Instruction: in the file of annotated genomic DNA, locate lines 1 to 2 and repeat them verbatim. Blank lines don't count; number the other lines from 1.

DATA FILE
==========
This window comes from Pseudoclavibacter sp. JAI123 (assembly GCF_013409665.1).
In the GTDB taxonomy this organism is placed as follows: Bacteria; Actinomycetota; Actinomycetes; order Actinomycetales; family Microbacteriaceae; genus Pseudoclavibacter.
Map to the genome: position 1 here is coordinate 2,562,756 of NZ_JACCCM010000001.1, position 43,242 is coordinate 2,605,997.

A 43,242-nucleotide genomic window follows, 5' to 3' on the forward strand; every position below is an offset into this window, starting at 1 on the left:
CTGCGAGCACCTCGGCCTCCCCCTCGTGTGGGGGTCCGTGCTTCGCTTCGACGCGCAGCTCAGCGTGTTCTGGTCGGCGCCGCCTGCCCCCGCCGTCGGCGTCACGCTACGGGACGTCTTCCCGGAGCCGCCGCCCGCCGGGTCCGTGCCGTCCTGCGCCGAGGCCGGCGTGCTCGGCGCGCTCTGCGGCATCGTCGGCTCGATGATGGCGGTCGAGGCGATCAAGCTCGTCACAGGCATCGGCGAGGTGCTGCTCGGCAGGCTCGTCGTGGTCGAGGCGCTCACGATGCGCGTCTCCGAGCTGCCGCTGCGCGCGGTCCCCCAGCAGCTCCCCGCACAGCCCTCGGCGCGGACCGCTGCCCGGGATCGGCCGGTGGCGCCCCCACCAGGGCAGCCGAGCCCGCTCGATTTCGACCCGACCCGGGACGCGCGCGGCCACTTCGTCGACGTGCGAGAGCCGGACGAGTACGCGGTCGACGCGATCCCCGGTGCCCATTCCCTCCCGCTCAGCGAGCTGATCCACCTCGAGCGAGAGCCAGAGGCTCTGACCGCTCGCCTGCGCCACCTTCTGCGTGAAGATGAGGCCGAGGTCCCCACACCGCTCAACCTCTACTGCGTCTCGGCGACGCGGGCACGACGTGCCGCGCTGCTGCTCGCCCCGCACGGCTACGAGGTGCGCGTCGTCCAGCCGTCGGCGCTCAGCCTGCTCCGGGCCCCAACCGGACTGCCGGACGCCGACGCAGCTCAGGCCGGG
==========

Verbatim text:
This window comes from Pseudoclavibacter sp. JAI123 (assembly GCF_013409665.1).
In the GTDB taxonomy this organism is placed as follows: Bacteria; Actinomycetota; Actinomycetes; order Actinomycetales; family Microbacteriaceae; genus Pseudoclavibacter.